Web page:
Sound Affects

what is this six-stringed instrument but an adolescent loom?

Swans turn back time with display of grit

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by Rohan Connolly

reposted from

YOU don’t play in 11 of 13 finals series without building huge reserves of character. Which helps explain why Sydney is alive into week two of yet another September campaign despite even its coach Paul Roos at times this season all but conceding that a long and proud era was at an end.

They might be ageing, they might lack pace and some of the skills of their top-order rivals, but the bottom line is the Swans are playing for a spot in a preliminary final next weekend, whatever happens against the Western Bulldogs, having placed higher than 12 months ago, when the first of the many obituaries that have been written since were penned.

And last night’s win over a North Melbourne outfit that will rightly be shattered at its immediate exit from the finals was vintage Sydney, more a taste of what Roos’ team was turning on back in 2005 than the battle-scarred, weary team it has resembled more recently.

The fly in the ointment of the dour, grinding Sydney stereotype in its premiership year was always its capacity to mix its defensive steel with bursts of free-flowing high-scoring football that applied the knockout punch to teams that had already been softened up.

Last night was like a throwback. For a half, Sydney did little but hang in there, with only four goals to half-time, its forays forward inevitably to a crowded front 50. In the second half, the contrast couldn’t have been more stark.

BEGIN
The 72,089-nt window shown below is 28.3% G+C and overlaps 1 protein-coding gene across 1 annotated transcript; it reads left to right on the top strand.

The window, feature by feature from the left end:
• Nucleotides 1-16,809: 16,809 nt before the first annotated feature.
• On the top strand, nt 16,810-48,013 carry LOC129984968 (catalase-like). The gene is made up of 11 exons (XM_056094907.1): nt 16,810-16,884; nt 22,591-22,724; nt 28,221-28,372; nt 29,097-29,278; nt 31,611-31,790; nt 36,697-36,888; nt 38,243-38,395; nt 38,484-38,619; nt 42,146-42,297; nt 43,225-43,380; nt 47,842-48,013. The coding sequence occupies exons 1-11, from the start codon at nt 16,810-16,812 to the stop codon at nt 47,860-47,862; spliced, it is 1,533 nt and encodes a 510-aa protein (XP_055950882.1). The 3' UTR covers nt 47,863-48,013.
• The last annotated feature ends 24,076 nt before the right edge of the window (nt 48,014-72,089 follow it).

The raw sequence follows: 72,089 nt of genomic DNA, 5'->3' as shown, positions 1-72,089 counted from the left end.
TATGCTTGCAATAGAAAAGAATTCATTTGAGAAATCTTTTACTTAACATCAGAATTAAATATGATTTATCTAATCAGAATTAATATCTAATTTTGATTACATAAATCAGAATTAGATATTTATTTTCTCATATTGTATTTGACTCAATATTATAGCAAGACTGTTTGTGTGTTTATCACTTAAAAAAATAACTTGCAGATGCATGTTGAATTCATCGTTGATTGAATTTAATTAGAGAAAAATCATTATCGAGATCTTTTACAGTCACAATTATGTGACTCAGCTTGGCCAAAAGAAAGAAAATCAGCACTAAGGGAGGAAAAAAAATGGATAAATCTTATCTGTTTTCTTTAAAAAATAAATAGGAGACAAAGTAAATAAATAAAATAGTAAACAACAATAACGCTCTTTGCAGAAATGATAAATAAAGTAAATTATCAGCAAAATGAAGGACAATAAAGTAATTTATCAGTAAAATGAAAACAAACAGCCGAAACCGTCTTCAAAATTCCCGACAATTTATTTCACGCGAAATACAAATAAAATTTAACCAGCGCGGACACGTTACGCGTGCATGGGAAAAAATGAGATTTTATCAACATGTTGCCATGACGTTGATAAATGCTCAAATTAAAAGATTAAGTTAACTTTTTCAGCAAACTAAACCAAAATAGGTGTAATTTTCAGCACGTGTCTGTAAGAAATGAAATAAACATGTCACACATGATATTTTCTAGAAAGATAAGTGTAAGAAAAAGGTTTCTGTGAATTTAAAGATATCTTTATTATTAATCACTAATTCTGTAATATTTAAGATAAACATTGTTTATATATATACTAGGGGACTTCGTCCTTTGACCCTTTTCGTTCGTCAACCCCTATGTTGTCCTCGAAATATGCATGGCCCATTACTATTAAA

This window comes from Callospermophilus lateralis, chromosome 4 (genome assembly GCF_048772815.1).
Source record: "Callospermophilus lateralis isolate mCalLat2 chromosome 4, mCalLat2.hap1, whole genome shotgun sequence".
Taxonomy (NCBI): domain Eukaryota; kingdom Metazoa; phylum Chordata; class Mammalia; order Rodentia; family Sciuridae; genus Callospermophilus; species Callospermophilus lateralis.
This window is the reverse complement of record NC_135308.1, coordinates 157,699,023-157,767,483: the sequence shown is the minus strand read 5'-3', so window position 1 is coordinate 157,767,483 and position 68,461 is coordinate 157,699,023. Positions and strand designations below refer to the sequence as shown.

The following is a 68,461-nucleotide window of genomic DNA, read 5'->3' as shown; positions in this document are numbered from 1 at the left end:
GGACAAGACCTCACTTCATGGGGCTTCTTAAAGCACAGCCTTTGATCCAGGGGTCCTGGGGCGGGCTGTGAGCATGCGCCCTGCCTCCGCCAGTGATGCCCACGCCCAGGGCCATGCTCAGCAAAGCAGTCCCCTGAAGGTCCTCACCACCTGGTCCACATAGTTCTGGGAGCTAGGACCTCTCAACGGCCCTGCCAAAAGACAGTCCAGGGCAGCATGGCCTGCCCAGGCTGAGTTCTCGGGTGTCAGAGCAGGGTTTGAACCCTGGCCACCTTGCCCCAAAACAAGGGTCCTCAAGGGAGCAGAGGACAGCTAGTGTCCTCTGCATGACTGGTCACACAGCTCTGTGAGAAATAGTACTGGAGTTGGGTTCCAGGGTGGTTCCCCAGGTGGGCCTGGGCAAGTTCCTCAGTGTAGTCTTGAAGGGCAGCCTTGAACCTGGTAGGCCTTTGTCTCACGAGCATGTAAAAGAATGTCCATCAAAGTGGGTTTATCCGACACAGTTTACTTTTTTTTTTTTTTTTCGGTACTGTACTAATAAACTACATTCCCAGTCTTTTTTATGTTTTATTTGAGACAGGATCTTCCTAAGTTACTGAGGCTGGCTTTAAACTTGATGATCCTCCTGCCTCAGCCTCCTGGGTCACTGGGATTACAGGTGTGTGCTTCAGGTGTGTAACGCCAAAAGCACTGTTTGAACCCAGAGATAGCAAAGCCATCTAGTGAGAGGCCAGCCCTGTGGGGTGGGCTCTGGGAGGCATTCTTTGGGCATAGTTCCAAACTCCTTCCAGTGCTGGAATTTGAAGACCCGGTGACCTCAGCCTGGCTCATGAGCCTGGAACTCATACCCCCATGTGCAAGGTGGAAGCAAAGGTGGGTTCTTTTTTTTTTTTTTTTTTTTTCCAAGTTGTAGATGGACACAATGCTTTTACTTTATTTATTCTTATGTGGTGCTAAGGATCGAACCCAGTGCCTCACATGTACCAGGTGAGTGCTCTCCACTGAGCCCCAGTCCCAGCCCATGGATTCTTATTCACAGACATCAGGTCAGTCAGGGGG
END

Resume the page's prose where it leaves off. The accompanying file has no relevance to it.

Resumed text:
The Swans not only won the clearances, but worked the ball to the goal face not just in hope but with real expectation. Four goals in a matter of minutes changed the shape of the entire contest. By three-quarter-time, and an eight-goal burst, Sydney was within a couple of scores of a win.

The transformation was stunning, and swift. And it was led from the top. Suddenly, there was room to move in the Swans’ forward line. And Barry Hall and Adam Goodes exploited it to perfection.

After a year from hell, this was a performance Hall will be entitled to bask in. There was the first goal of the second half, then a brilliant left-foot snap that put his team two goals clear. Then a brilliant assist, banging the ball into space for Kieren Jack for another.

Goodes’ mark and goal going with the flight of the ball was the sort of inspirational act that wins games. That put Sydney in front for the first time. It never looked likely to relinquish the lead thereafter.

The Western Bulldogs certainly have some thinking to do about this Friday night. Yes, they’ve beaten the Swans twice this season, but not by a lot, and only with the sort of concerted attack on the contest that Sydney was able to produce last night. If the Dogs don’t deliver a lot more intensity in their third meeting of 2008, they’ll follow North out of the finals, after having only weeks earlier seemed a legitimate flag chance.

North Melbourne will be a gloomy place this morning. The Roos were on a real high after their defeat of Carlton in round 20, the coming clash with Geelong a potential grand final preview. Now it’s all over, the bottom line a finish three spots lower than in 2007.

Questions will be asked, particularly after last year’s similarly inglorious exit. But Dean Laidley has marshalled his troops as well as could have been expected.

It’s the players who will come under most scrutiny, Corey Jones’ future under a cloud after his omission from last night’s team. Shannon Grant bid an emotional farewell after the loss, Jess Sinclair will be the subject of speculation, as will Shannon Watt.

But that doesn’t mean North can’t continue to contend for the top four in 2009.

If the Roos want any consolation, they only need to study the example of the team that knocked them over last night.

Written by soundaffects

September 7th, 2008 at 12:40 pm

One Response

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  1. Talart

    September 8th, 2008 at 1:58 pm

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